The 2018 flu season is on its way to being the most severe since 2014-2015, when an estimated 56,000 Americans died, according to the CDC.
This is the first in 15 flu seasons in which 49 states (Hawaii was the exception) reported “widespread flu activity” in the same week for three weeks straight, the CDC reported. Puerto Rico also reported widespread flu in weeks two and three.
“The first [notable characteristic of this season] is that flu activity became widespread within almost all states and jurisdictions at the same time,” Dr. Dan Jernigan, director of the influenza division at the Centers for Disease Control and Prevention, said on a conference call Friday morning. “The second notable characteristic is that flu activity has now stayed at the same level at the national level for three weeks in a row with 49 states reporting widespread activity each week for three weeks.”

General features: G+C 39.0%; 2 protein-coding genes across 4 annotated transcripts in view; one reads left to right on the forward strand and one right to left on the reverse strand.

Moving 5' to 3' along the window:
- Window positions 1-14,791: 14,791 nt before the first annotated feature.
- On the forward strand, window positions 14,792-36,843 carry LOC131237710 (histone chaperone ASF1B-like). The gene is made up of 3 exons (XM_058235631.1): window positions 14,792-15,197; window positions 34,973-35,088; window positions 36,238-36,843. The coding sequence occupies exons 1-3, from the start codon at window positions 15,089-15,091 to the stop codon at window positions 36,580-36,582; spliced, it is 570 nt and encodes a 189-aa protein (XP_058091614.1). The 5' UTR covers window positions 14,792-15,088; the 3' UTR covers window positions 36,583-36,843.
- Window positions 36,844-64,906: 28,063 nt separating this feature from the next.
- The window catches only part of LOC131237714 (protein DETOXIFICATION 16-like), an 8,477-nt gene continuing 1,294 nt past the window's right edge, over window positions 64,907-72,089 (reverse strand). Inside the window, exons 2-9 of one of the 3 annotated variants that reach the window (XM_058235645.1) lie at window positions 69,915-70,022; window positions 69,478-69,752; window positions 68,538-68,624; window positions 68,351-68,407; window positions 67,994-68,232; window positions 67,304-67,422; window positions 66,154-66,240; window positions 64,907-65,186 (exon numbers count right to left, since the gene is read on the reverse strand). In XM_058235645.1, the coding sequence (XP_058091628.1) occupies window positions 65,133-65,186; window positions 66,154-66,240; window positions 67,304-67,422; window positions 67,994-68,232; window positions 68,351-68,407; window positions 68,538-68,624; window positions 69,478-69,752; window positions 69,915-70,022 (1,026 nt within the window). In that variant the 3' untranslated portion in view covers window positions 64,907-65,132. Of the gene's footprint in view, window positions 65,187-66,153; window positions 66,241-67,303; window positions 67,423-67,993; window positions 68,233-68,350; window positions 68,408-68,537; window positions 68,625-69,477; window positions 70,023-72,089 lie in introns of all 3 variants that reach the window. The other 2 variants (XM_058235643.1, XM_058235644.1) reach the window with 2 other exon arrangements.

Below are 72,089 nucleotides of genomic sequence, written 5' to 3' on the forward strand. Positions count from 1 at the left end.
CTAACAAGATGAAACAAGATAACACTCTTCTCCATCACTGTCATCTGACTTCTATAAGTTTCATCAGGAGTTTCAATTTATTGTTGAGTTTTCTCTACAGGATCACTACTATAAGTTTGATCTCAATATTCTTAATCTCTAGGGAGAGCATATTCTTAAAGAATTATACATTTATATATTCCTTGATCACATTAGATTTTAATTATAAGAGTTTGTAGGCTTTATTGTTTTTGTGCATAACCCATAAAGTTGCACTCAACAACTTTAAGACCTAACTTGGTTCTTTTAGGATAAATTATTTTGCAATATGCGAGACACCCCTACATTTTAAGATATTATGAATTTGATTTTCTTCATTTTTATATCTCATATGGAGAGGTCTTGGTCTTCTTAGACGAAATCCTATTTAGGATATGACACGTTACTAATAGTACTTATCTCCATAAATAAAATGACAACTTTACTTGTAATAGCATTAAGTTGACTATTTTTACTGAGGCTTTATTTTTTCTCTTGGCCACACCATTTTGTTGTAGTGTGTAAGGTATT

“We often see different parts of the country light up at different times, but for the past three weeks the entire country has been experiencing lots of flu all at the same time,” Jernigan continued.
While flu rates in states like California, which has seen high rates of hospitalization, appear to be declining, the 2018 flu season may not have reached its peak yet.
“Hopefully we’re in the peak currently, since the data is a week behind, or that it peaks soon,” CDC spokeswoman Kristen Nordlund told CNN. “Regardless, there is a lot of flu activity happening across the country and likely many more weeks to come.”
This season, 6.6% of doctor visits and hospitalizations have been flu-related, according to the CDC’s FluView, the national baseline is 2.2%.
“This is the highest level of activity recorded since the 2009 pandemic, which peaked at 7.7%,” Jernigan said, referring to the 2009 swine flu outbreak.
The 204-2015 flu season peaked at 6% of doctor visits or hospitalizations being related to the flu. During that season, 710,000 Americans were hospitalized with the flu, and over 34 million Americans contracted the flu.
This season, the elderly along with baby boomers (ages 50-64) have been hit the hardest. Thus far, the flu is being blamed for the deaths of 37 children; 148 died from the flu in the 2014-2015 season.